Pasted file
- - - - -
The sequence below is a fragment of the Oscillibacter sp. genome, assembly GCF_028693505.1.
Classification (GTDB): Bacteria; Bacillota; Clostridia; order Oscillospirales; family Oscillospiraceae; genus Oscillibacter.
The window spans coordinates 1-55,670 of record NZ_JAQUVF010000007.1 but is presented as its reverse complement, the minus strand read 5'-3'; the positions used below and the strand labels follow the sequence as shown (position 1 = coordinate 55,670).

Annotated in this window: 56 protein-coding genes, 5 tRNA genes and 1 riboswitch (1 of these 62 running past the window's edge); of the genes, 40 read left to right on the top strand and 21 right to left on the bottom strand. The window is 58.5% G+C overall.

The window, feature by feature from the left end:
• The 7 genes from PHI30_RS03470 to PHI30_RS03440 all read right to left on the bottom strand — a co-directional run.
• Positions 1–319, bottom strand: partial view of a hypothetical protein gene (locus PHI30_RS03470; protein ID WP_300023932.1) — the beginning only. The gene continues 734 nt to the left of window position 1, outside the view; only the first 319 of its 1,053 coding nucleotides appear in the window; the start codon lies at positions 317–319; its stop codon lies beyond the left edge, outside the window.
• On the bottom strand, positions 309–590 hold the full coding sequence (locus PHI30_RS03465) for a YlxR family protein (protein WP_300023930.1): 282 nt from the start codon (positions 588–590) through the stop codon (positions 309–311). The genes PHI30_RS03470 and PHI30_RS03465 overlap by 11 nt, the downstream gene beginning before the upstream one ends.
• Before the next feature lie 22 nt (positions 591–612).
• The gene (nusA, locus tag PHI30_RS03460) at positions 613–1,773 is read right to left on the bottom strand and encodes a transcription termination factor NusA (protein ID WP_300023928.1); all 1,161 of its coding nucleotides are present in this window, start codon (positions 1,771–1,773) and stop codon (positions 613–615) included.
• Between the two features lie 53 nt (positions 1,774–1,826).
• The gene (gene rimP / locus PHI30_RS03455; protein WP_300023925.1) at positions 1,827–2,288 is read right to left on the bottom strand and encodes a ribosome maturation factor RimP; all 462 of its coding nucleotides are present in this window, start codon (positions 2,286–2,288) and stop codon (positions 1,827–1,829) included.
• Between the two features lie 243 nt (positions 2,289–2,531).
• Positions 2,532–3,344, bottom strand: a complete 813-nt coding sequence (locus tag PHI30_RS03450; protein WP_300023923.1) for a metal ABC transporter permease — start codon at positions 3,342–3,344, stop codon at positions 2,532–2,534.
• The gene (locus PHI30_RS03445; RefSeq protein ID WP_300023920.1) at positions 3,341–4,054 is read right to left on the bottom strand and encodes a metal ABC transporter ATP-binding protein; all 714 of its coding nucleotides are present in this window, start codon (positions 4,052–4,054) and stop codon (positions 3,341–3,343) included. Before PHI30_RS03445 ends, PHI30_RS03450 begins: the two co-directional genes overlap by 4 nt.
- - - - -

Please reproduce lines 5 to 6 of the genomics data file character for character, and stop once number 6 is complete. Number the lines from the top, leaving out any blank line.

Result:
The window, feature by feature from the left end:
• The 7 genes from PHI30_RS03470 to PHI30_RS03440 all read right to left on the bottom strand — a co-directional run.